This brings me to the last argument that I want to engage with in the course of this discussion. When the news of this administrative decision reached the world at large, I did talk about this on certain forums and commented on certain threads. In all these forums and threads I invariably came across the following argument—the so-called “good” students with high marks will get through any college or university, but what will happen to those who score around 40-50%? The frequency with which this argument cropped up made me uneasy, because it left me with the impression that that is the real fear. I also witnessed quite a bit of personal attack, bad mouthing and that typical “Santiniketani” antithesis between internal/external rearing its ugly head in these comments. I decided to quit. But now I do want to counter that argument. As a teacher, as someone intimately engaged with the higher education sector, I also want to pose a few questions to those who subscribe to this argument.

a.       How is this hypothetical student with 40-50% supposed to deal with the load of the UG and subsequently the PG syllabus? If this student graduates with a 40% what good will this result be of?

b.      I have seen a lot of people talk about the incompetence of the teachers at the university level. I am not entitled to talk about other departments but as far as my own one is concerned, I want to state unequivocally that I have had excellent class-room teaching in my days and whatever I have learnt, I have learnt from my teachers. And can we really talk about the supposed ‘abysmal’ standards of teaching and the right of that hypothetical student of ours ‘with 40-50%’ to get direct entry into the UG or PG course in the same breath? I do not remember coming across any form of agitation in VB about the poor standards of teaching–or of an inadequate syllabus for that matter—before the present matter came to the fore. Why exactly is this the case? A couple of months or so ago, students of the English Department of Delhi University expressed their views strongly about the quality of teaching at their department, had the disgruntled students of VB ever done that?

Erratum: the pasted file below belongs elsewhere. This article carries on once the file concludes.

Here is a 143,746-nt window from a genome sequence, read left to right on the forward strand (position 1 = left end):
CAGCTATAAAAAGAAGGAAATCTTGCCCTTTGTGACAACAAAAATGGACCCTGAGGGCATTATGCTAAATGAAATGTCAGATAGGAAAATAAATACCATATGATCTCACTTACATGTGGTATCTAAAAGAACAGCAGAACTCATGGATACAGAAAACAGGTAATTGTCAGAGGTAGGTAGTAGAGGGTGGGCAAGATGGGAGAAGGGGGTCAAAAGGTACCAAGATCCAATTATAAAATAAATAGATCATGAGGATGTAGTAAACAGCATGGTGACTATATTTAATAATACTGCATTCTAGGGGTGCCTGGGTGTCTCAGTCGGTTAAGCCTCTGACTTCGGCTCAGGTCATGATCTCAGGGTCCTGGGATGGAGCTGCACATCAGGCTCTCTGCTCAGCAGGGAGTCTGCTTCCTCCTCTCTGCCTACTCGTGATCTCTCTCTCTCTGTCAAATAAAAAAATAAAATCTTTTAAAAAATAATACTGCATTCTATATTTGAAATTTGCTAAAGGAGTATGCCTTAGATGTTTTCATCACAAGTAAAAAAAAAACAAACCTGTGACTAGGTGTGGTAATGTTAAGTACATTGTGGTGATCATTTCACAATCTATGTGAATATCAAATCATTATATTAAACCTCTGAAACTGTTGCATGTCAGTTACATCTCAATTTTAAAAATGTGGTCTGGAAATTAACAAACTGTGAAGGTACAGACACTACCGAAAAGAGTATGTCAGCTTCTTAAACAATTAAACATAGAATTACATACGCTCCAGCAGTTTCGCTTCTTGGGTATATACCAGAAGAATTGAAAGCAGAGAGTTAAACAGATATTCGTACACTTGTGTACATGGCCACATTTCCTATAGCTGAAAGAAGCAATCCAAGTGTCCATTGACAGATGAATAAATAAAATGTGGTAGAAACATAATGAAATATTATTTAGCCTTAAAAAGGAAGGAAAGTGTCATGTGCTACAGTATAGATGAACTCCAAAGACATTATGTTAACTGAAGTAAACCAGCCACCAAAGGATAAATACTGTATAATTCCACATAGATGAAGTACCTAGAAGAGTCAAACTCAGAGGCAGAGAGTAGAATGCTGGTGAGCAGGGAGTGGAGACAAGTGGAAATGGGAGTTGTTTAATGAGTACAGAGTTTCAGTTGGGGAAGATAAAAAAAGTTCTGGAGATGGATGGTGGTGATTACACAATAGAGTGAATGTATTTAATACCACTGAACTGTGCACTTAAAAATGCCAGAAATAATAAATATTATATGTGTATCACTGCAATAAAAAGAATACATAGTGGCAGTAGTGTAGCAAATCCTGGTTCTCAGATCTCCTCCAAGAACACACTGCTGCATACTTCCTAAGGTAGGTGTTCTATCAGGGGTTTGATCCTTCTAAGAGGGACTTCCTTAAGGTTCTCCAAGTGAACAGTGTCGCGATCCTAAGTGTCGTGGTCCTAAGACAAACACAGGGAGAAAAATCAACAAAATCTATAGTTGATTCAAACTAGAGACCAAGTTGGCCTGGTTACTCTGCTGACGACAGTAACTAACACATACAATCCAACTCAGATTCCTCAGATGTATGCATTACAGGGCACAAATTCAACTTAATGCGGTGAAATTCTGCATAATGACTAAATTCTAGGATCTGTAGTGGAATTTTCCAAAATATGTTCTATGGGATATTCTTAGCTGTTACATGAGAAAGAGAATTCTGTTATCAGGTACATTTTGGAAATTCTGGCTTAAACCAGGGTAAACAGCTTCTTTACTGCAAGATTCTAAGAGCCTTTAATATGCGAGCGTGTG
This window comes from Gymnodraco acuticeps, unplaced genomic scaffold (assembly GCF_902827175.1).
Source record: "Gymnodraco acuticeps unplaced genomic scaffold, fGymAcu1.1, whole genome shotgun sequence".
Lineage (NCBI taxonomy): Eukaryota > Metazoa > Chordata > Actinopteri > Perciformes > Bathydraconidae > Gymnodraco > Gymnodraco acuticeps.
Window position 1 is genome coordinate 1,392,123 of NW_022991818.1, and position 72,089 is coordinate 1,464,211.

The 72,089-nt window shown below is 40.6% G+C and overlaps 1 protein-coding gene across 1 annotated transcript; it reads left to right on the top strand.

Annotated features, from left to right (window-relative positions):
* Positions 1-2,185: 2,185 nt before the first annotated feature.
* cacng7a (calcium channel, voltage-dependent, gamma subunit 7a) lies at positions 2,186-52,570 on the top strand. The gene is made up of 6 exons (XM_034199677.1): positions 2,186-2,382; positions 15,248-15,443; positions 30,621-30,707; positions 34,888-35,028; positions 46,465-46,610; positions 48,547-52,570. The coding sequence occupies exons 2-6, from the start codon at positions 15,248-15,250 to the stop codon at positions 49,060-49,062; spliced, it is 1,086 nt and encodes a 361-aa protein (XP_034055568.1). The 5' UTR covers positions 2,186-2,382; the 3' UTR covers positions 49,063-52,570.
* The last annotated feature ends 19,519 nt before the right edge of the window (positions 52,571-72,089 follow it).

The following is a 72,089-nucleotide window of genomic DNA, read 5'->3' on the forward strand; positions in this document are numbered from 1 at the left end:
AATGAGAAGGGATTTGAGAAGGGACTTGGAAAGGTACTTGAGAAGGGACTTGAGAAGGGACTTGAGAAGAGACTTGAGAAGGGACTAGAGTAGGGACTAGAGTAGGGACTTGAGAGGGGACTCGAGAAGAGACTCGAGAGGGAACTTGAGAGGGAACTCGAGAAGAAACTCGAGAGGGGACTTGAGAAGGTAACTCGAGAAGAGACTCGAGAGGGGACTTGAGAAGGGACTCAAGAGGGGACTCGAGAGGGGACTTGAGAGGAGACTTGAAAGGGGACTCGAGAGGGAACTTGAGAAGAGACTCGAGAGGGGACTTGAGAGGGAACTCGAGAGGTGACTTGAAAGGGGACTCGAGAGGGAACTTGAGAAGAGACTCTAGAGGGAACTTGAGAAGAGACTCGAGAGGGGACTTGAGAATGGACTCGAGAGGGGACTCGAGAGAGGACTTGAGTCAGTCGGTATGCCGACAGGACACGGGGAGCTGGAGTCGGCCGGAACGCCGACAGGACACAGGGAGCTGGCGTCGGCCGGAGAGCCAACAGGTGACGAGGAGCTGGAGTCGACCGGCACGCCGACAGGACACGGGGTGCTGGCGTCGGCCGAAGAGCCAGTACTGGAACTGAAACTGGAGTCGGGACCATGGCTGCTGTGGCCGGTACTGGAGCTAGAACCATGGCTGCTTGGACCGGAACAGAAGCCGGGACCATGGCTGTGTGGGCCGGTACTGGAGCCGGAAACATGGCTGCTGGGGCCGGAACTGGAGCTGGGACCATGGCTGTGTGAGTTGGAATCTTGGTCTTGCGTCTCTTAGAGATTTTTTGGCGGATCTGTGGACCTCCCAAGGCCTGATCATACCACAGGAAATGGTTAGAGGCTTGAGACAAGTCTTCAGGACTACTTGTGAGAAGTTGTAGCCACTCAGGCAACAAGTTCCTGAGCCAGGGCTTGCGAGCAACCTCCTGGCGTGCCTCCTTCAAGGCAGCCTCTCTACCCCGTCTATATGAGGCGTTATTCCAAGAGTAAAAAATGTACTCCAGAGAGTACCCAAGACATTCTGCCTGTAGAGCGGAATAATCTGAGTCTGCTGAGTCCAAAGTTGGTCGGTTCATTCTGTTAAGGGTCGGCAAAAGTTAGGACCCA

As a matter of principle I am against all kinds of reservation. At the same time I also know that all State Universities do reserve a certain percentage of their seats for their own students. VB is a central university and hence is bound by other limitations. I do not know what exactly led to this abolition but I did feel that there could have been a legitimate and defensible demand for proportionate reservation. If there are only 250 odd internal students who seek direct admission to the UG courses, then why reserve a whopping 50% seats for them? I never came across anyone arguing for this. Frankly speaking I wasn’t surprised. The reservation for the internal students in practical terms doesn’t merely ensure a seat at the UG level, it actually gives her a much wider choice than an external one. That probably explains why nobody chose to talk about this formula.

Let me add this much for the sake of clarity that I never liked the pattern of VBCAT, neither do I think that the entrance tests should be done away with. Admitting students merely on the basis of their HS marks seems arbitrary and does not ensure quality. But these are matters that need to be taken up with a certain degree of logic and comprehension. There is an urgent need of initiating a dialogue with authorities at various levels, and dialogues are not held at the middle of the night by hurling stones at people’s house.

Last night a group of people gathered in front of my house to hold such a “dialogue”. Instead of arguments they came armed with stones and abuses, instead of the office they chose the private residence of my father to express their ‘legitimate demands’. They wanted my father to resign within ten days or, they had threatened, they will harm him physically—“Kete felbo” was the expression that they had used. According to them, my father is still working for the university because he wants me to get a job at the varsity! Unlike these people however, I do not need any recommendation, or any sort of reservation for that matter, to get a job. I already have one which I am very happy with, thank you very much. Again, unlike these people, I will not counter them with abuse and threats, my teachers and my parents taught me better than that. I will only politely ask these “honourable” men and women to come in front of our house in broad daylight, I want them to come when I will be there, since these ‘learned’ gentlemen and ladies know so much about me and my family, they would definitely know when I am down there. I want them to stage their “legitimate” protest when I will be available to record their activities with a movie camera. I assure them instant popularity and widespread appreciation on the social media. My cordial invitation is being extended to one and all. Veni, veni, Mephistophile!